These and other features of the invention will now be described with reference to the drawings of a preferred embodiment which is intended to illustrate and not to limit the invention, and in which:
FIG. 1 is a side elevational view of a marine outboard motor which incorporates a crankcase ventilation system which is configured in accordance with the preferred embodiment of the present invention;
FIG. 2 is an enlarged, side elevational view of the outboard motor of FIG. 1;
FIG. 3 is an enlarged, side elevational view of a cylinder block of the engine of FIG. 2, illustrating a breather chamber of the ventilation system with a cover plate removed;
FIG. 4 is a cross-sectional view of the cylinder block of FIG. 3 taken along line 4--4;
FIG. 5 is a cross-sectional view of the cylinder block of FIG. 3 taken along line 5--5;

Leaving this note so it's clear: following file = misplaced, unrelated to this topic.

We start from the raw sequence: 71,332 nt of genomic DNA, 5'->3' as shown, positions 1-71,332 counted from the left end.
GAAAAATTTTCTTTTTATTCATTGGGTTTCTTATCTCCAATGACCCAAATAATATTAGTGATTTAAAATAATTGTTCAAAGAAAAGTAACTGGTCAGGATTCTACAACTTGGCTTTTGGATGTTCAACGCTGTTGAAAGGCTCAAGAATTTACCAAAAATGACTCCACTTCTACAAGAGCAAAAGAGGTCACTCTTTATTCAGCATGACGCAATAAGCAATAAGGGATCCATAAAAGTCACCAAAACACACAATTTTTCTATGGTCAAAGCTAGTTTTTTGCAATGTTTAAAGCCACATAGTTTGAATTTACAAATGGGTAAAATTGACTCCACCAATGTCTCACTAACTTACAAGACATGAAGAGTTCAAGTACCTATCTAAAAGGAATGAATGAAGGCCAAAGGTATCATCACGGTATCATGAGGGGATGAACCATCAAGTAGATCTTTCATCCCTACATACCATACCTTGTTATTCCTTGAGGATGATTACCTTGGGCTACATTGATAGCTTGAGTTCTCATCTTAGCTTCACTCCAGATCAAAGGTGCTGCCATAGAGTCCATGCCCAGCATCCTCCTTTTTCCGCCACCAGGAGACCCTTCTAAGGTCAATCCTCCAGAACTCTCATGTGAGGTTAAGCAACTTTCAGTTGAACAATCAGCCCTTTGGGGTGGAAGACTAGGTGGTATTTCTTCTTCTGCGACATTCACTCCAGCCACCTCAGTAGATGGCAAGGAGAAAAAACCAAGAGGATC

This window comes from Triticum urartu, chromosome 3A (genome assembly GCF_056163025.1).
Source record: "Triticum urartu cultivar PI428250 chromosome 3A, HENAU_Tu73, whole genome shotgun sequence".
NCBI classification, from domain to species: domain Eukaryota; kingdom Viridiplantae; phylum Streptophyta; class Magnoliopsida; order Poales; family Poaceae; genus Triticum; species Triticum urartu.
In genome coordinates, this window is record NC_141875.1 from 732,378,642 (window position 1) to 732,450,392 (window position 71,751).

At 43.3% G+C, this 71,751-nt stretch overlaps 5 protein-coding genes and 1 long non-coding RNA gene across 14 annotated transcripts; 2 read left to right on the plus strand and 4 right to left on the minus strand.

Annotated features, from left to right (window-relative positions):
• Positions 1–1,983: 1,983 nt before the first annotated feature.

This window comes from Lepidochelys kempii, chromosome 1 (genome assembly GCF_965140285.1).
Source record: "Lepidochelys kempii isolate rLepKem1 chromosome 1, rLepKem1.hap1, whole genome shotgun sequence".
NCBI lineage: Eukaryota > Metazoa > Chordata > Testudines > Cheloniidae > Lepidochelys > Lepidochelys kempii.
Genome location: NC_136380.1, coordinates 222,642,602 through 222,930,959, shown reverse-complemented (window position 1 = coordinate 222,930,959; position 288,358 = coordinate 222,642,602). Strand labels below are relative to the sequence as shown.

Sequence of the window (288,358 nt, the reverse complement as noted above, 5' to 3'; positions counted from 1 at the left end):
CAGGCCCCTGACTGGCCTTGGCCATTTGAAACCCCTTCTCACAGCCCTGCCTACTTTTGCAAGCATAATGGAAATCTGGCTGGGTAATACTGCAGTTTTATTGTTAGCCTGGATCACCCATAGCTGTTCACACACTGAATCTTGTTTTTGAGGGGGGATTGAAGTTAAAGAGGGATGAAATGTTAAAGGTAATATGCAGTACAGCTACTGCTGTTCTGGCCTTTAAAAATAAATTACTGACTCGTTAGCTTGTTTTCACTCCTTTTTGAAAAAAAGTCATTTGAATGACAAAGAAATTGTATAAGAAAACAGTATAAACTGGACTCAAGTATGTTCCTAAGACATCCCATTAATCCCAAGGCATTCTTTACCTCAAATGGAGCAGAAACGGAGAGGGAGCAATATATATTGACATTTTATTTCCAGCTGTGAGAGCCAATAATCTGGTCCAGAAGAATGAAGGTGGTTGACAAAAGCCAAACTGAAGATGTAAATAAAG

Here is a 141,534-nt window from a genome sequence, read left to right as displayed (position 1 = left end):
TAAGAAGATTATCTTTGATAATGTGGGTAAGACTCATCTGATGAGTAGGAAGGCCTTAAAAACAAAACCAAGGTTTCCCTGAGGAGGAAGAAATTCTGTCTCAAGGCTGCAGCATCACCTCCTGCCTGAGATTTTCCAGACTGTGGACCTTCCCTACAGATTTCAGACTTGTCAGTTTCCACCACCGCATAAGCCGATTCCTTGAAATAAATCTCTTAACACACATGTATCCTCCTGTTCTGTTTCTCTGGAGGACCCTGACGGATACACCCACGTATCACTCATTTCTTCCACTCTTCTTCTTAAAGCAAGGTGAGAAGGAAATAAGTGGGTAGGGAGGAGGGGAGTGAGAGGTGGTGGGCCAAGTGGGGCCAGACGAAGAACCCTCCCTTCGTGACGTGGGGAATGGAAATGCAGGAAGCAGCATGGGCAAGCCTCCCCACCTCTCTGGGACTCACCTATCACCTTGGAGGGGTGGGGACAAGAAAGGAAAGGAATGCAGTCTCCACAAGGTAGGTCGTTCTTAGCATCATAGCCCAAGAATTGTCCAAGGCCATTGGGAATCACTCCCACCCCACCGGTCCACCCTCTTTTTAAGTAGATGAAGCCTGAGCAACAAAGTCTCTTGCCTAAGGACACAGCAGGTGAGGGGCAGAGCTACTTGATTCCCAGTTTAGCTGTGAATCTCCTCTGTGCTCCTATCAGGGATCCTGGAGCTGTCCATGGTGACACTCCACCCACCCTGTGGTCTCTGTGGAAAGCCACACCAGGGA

FIG. 6 is a bottom plan view of the cylinder block of FIG. 3;
FIG. 7 is an isolated top plan view of an air intake device of the engine of FIG. 2;
FIG. 8 is a cross-sectional side view of the intake silencer of FIG. 7; and
FIG. 9 is a cross-sectional view of the intake silencer of FIG. 7 taken along line 9--9.
The FIG. 1 illustrates an outboard drive 10 which incorporates a crankcase ventilation system configured in accordance with the preferred embodiment of present invention. Because the present crankcase ventilation system has particular utility with an outboard motor, the crankcase ventilation system is described below in connection with outboard motor 10; however, the description of the invention in conjunction with an outboard motor is merely exemplary. Those skilled in the art will readily appreciate that the present crankcase ventilation system can be used with an inboard motor of an inboard/outboard drive, with an inboard motor of a personal watercraft, and with other types of internal combustion engines as well.
The outboard motor 10 has a power head 12 which includes an internal combustion engine 14. A protective cowling assembly 16 surrounds the engine 14. The cowling assembly 16 includes a main cowling portion 18 that is desirably connected to a tray portion 20.